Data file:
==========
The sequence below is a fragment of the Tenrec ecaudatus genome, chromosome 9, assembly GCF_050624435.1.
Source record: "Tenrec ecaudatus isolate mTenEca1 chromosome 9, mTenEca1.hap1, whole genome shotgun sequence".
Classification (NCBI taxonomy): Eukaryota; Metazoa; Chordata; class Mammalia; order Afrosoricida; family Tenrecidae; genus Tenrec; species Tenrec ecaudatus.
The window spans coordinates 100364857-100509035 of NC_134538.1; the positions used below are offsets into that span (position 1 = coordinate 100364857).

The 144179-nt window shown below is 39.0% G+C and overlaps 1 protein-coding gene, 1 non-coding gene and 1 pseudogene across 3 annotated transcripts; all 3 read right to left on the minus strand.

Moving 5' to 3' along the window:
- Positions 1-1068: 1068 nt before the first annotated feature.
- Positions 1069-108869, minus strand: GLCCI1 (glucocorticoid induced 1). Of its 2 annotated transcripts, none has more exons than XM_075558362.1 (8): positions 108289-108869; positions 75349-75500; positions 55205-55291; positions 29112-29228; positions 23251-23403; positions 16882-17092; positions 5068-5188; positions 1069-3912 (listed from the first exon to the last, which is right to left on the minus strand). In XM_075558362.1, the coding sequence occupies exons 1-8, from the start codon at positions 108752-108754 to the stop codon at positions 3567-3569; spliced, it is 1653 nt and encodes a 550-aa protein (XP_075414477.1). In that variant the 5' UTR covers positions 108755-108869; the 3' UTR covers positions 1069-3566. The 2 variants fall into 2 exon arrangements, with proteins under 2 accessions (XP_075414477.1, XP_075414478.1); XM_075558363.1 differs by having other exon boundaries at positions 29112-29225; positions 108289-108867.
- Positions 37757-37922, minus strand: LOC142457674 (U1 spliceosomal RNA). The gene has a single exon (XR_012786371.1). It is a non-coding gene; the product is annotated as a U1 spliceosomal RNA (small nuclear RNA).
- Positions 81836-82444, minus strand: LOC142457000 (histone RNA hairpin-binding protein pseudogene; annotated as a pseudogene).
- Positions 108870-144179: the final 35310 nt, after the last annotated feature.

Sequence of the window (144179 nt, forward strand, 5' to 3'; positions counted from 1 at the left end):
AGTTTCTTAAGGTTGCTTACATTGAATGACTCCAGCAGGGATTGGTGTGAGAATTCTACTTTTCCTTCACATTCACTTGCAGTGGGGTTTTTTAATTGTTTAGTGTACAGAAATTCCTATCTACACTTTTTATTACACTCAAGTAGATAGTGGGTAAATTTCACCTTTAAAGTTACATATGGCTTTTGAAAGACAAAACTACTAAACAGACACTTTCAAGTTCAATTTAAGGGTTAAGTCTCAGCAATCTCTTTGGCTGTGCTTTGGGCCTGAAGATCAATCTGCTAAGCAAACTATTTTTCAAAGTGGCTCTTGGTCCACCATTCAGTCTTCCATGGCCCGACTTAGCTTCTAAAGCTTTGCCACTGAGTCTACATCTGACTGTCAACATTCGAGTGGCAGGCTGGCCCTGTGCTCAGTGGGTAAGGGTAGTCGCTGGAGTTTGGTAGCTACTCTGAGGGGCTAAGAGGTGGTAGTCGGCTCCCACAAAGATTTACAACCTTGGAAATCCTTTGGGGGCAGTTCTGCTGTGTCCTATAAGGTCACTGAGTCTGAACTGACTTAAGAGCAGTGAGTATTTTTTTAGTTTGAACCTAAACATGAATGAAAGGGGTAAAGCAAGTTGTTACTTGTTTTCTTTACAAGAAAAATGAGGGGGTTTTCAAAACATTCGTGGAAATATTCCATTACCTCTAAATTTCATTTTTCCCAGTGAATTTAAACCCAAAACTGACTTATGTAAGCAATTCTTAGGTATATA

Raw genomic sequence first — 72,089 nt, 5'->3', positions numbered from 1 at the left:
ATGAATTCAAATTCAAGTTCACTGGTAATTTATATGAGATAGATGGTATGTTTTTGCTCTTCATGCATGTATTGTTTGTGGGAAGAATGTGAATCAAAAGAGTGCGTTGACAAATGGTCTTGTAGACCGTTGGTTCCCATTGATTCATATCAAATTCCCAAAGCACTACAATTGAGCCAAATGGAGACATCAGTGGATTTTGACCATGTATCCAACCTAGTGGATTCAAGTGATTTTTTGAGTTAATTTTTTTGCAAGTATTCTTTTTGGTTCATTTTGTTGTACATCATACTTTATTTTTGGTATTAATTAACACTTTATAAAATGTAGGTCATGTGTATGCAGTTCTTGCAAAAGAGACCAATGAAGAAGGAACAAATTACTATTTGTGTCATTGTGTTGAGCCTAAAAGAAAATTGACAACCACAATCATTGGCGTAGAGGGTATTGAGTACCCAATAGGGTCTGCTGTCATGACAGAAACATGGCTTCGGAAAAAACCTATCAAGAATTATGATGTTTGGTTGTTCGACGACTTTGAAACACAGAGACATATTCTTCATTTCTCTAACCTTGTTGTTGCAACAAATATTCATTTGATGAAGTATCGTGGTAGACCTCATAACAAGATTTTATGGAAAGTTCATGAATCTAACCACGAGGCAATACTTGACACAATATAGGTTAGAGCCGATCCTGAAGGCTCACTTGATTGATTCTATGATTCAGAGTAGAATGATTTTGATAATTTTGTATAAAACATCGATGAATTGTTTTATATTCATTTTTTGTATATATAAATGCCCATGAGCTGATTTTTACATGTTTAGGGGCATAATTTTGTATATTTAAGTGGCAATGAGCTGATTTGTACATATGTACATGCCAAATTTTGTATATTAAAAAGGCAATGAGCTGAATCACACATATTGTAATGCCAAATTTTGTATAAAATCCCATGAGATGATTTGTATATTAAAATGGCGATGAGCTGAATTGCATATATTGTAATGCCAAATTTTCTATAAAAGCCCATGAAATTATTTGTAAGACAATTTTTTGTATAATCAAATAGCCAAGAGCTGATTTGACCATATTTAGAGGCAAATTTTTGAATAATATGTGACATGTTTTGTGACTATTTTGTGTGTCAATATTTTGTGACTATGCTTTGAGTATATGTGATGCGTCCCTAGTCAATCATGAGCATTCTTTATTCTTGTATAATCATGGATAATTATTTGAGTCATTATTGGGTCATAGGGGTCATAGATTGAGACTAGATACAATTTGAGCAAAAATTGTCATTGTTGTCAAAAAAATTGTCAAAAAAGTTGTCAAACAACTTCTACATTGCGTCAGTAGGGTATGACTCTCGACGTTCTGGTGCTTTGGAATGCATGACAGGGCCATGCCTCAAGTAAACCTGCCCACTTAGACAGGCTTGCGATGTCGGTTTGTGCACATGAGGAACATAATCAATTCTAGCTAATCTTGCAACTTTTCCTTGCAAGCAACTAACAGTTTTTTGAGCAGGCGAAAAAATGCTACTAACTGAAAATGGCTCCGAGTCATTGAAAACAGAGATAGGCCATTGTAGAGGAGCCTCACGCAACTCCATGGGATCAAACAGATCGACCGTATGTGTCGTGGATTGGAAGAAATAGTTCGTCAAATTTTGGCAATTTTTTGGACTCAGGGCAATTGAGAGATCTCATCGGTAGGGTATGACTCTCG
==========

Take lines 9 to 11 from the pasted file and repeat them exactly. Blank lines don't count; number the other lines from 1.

- Positions 37757-37922, minus strand: LOC142457674 (U1 spliceosomal RNA). The gene has a single exon (XR_012786371.1). It is a non-coding gene; the product is annotated as a U1 spliceosomal RNA (small nuclear RNA).
- Positions 81836-82444, minus strand: LOC142457000 (histone RNA hairpin-binding protein pseudogene; annotated as a pseudogene).
- Positions 108870-144179: the final 35310 nt, after the last annotated feature.